Jean Rhys was born Ella Gwendolyn Rees Williams in 1890 in Roseau, Dominica, a Caribbean island that had been sold to England by France in 1805. Her father was a Welsh doctor, her mother a white Creole whose grandfather had owned a plantation and been part of Dominica’s white colonial elite. Dominica is a small, rugged island, densely vegetated and mountainous, with a violent history. As Rhys’s Rochester longingly observes: ‘It was a beautiful place—wild, untouched, above all untouched, with an alien, disturbing, secret loveliness. And it kept its secret. I’d find myself thinking, “What I see is nothing—I want what it hides—that is not nothing.”‘
Rhys left Dominica when she was 16 to go to school in Cambridge, England, where her grandfather had gone to university. After a brief term at the Royal Academy of Dramatic Art in London, she dropped out to become a chorus girl. In 1912 after a passionate affair Rhys began to write. In 1919 she married the Dutch writer Jean Lenglet and they lived a bohemian life, mostly in Vienna and Paris. They had two children, a son who died at three weeks and a daughter, Maryvonne. When Lenglet was jailed in Paris in 1924 for embezzlement, Rhys moved in with writer Ford Madox Ford and Australian painter Stella Bowen, and Rhys and Ford soon became lovers. (In her autobiography Drawn from Life (1941), Bowen refers to the unnamed Jean as ‘the real Wild One’.)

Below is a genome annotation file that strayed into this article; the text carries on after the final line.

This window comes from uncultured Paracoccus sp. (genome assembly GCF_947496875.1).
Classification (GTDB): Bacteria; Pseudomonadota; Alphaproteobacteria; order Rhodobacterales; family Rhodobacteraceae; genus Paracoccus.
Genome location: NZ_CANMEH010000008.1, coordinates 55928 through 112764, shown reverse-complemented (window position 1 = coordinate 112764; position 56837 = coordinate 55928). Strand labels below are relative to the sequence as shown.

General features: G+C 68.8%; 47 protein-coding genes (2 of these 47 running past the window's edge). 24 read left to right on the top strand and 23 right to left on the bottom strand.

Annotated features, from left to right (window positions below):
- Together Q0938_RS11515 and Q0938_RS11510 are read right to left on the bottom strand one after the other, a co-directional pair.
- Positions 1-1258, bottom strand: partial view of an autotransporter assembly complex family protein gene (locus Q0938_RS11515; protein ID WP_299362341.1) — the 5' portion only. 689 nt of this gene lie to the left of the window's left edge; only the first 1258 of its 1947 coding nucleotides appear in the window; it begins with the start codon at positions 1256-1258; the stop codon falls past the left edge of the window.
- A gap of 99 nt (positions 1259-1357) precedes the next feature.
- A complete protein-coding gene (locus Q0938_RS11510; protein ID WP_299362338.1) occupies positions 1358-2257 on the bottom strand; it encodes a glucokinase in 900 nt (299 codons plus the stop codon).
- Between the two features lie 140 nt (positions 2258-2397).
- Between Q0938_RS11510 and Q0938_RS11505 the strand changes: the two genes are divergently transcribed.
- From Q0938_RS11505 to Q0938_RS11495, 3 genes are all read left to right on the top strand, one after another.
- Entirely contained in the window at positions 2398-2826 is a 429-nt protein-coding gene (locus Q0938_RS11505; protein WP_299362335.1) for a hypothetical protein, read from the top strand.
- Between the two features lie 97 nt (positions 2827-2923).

Ford helped to transform Lenglet’s wife Ella into the writer Jean Rhys, editing her prose and giving her the name Jean Rhys. He published Rhys’s first short story in in 1924 in his magazine The Transatlantic Review which published Hemingway, Joyce and Stein, and in 1927 a collection of her stories, The Left Bank, was published under her pen name ‘Jean Rhys’. This was followed by the publication of her first novel, Quartet, based on her affair with Ford. Between 1928 and 1939 she published four novels, about beautiful, fading women in Paris and London during the 1920s and 30s. In 1928 she returned to England and moved in with her agent, Leslie Tilden Smith, whom she married in 1934. They moved to Cornwall when war broke out in 1939—and Rhys then disappeared from the literary world for nearly three decades.